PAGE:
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Author: Subject: Trailer plates question?
chavycha
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[*] posted on 3-5-2018 at 09:26 AM
Trailer plates question?


We were informed on Saturday morning by some local policia that our Oregon-based boat trailer was illegal to drive on Mexican roads because it lacked proper plates. Oddly, this is the first time this has come up in over 10,000 miles of Baja driving without plates on a trailer.

The problem is that the State of Oregon does not register trailers under (if I remember correctly) 1,800 pounds and thus does not issue plates for light trailers. Oregon also does not issue titles for light trailers.

This seemed to create a bit of confusion for the policia, who suggested that we get some sort of temporary paperwork from Oregon DMV. When we pointed out that this would be difficult to do from 2,000 miles away, they then said that perhaps we should take the front plate from our rig and swap it to the rear of the trailer. They said that only the rear plate is required for the carro, so that would work just fine.

I know we are in Mexico where laws on such things are enforced sporadically and selectively (as highlighted by the dozen-plus unplated cars in the comandancia's employee parking lot, ha!), but I have no doubt that it is written somewhere that a trailer must display a license plate. Though the policia were professional and quite patient with our crappy Spanish, I'd prefer to not have to deal with this again on future trips.

Anyhow, in short, the question is:

What do other Oregonians (or those from other states/provinces which don't require trailer reg and plating) do to avoid paying "tourist tax" to various municipalities?

[Edited on 3-5-2018 by chavycha]
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thebajarunner
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[*] posted on 3-5-2018 at 09:33 AM


A few years ago I bought a new trailer just to take on our annual Baja trek, and the plates did not arrive before departure date.
I just went with no plates and no issues
I was not comfortable with this solution, but the alternative was to lift plates off a wreck out behind one of our businesses and that did not seem like a good solution.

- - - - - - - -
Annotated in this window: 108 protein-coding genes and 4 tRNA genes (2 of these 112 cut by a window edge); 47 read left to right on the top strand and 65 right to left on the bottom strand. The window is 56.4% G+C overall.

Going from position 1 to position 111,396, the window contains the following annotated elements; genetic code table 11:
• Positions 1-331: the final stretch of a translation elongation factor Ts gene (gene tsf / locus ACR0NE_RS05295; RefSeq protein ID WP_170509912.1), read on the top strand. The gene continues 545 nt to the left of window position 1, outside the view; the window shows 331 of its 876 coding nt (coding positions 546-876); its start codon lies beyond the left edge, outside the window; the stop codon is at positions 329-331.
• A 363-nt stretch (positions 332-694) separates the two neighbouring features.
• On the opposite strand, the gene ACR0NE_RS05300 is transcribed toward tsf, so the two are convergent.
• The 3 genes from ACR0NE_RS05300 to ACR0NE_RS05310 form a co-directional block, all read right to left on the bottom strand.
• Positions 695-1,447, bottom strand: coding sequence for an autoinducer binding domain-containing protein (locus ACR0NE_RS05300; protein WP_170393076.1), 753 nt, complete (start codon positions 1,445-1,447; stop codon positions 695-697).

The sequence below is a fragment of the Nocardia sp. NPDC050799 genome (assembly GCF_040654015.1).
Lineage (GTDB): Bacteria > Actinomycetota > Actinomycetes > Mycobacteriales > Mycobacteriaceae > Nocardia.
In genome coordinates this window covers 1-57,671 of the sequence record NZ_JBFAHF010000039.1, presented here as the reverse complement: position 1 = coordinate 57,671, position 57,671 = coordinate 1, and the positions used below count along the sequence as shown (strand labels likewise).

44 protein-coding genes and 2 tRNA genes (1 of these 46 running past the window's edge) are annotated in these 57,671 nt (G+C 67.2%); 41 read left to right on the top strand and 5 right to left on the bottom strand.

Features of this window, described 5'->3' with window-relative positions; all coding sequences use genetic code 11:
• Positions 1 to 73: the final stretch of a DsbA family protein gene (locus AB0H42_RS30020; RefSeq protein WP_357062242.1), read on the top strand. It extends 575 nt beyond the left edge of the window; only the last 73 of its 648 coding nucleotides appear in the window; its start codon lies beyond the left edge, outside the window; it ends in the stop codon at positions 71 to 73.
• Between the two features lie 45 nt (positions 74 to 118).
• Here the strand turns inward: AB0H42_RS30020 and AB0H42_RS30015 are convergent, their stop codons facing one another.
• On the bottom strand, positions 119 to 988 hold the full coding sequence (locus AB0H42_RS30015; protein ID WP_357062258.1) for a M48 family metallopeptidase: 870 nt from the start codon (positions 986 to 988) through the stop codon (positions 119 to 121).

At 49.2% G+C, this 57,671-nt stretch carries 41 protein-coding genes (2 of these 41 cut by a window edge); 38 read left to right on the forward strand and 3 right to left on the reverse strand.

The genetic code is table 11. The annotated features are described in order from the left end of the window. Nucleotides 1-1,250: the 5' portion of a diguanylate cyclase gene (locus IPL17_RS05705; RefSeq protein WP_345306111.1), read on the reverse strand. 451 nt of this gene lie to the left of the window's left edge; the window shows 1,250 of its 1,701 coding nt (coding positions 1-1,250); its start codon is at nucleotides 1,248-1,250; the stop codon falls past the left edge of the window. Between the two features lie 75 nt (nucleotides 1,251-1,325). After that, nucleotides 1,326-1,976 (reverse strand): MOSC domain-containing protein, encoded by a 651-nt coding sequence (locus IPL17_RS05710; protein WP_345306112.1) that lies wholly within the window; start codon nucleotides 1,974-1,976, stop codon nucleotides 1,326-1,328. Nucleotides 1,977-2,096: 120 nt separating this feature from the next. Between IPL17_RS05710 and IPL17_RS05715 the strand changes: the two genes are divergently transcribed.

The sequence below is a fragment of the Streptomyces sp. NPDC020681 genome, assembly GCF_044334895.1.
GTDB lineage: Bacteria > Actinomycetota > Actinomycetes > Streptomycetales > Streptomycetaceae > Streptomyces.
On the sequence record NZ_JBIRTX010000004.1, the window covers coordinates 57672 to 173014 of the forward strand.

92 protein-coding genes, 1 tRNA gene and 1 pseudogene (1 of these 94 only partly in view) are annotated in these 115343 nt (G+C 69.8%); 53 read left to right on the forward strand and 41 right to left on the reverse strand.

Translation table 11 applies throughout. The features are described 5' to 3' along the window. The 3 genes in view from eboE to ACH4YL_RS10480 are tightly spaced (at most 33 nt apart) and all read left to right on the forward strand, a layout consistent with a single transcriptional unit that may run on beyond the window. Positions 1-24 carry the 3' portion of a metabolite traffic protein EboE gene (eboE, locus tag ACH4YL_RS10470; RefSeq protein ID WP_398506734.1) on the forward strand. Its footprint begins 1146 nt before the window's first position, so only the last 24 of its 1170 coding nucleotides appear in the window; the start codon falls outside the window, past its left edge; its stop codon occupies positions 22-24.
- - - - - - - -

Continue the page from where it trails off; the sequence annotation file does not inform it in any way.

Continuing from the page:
I figured that everything would be fine until we wrecked, then it would get ugly.
No wrecks, no ugly, but I was not comfortable until I got home and of course the plates had arrived the day we left.
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chavycha
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[*] posted on 3-5-2018 at 09:38 AM


Right. That's similar to my thoughts on pulling the plates from the car... in the case of an incident or non-plate related stop, having the wrong plates on the trailer could cause a secondary set of issues...
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bajatrailrider
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[*] posted on 3-5-2018 at 09:39 AM


I have a Tow Dolly from CA no plate needed. So I do just that front plate of truck on Tow Dolly. Funny that over half the Mexicans in my town as young as 8 years old driving trucks no plates/no INS.
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[*] posted on 3-6-2018 at 07:10 AM


I have used a couple boats on a trailer in Baja for years without plates. (either stolen or lost on the ramps) just never got replacement plates. Never been questioned by anyone in Baja. Had a Border Agent entering the US question me, but after showing her the trailer registration just let go through.
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rts551
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[*] posted on 3-6-2018 at 07:54 AM


Last month I saw a car dolly being sent back north in San Luis because of no plate (and I assume no registration). How do you get across the border going south where presumably you have to have registration matching the vin of the trailer (much like motorcycles and ATVs).
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bkbend
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[*] posted on 3-6-2018 at 10:23 AM